Rather than get you bogged down with lyrics, The Bamboos would rather get your feet moving to their instrumentals.  Their flavor is akin to The Brand New Heavies and Brooklyn Funk Essentials, especially when it comes to their reliance on drums (by group member Daniel Farrugia) and bass (by Yuri Pavlinov).  A good example is “In The Bamboo Grove” (which should have used “Groove” rather than “Grove”), an almost eight minute romp that begins with a funky drum solo before it kicks in the bass and then branches out into organs, brass, and even flutes.  The song “Golden Rough” begins the same way, and most of the songs showcase extensive drum solos and breakdowns.


Robert Luis’ liner notes assure us that The Bamboos aren’t trying to be “retro”, as if “retro” might be a bad thing.  I actually thought they were trying to be “retro”, and I found it refreshing.  At times, I thought I was listening to the soundtrack of a Blaxploitation flick, like Isaac Hayes and an army of Stax musicians had jumped into my stereo.  I had visions of Pam Grier sporting a hugely blown out Afro, while Melvin Van Peeples stands around with one movie camera and a single role of film trying to get the movie finished, you dig? The songs that showcased the flute struck me as the most “retro”.  They reminded me of Bobbi Humphrey’s flute work or Brian Jackson’s on “The Bottle” by Gil Scot-Heron.  But trust me, the ability to conjure images of Ms. Grier as Foxy Brown is nothing to be ashamed of.  It’s a high honor.  It’s an achievement you talk about with pride.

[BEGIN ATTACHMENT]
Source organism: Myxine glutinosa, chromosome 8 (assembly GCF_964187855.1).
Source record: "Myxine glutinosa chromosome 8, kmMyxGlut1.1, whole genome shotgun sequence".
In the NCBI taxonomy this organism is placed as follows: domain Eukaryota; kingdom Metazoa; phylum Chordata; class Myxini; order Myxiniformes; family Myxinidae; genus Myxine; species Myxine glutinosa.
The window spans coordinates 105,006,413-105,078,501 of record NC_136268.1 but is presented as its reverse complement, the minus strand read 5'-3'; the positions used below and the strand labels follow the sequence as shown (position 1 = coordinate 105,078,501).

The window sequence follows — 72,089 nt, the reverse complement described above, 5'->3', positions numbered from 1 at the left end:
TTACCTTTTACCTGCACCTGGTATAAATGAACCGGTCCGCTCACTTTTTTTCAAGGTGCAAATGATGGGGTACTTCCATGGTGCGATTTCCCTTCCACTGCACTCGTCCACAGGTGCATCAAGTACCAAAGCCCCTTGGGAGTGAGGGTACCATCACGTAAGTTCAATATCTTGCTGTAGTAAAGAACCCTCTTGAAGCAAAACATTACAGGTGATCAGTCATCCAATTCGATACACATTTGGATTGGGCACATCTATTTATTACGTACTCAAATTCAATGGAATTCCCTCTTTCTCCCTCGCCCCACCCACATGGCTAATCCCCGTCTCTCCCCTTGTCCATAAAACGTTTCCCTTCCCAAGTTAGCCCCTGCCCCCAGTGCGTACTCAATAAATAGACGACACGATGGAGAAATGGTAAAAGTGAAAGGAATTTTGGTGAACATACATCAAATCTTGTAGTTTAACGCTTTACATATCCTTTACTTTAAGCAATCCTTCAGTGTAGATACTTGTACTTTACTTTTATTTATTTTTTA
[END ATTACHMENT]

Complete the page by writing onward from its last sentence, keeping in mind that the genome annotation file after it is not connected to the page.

Still, the album has weaknesses.  Remember the album cover?  Remember the picture of the group and various bamboo textures framed by the words “The Bamboos” and “Step It Up”?  Well, the cover art just might have been a warning about how boxed in our boys in bamboo really are.  Obviously, they can play their Australian boots off.  I’m sure the clubs down under are selling crazy platters of Shrimp on the Barbee whenever The Bamboos are in the house.  Then you get to track 5 (“Blackfoot”) and you think, “Wait, didn’t I already hear this? Do I have a song on repeat?”  And so it goes, the feeling of dj vu, like you either heard it all before or else there’s a glitch in the matrix and you’ll have to find a new escape route to Zion.  The Bamboos can jam, but it’s just like Anthony Anderson’s character told Terrence Howard’s character Dee Jay in the movie Hustle & Flow, “You’ve got plenty of flow.  It just goes on and on.  The shit don’t ever end.”  Despite gems like “Step It Up”, “Tighten Up”, “In The Bamboo Grove”, and “Crooked Cop”, the album is truthfully one long song broken up into tracks.  As their website and liner notes readily admit, The Bamboos love to perform live and their shows typically feature a “non-stop mixtape style”.  In other words, the shit don’t ever end.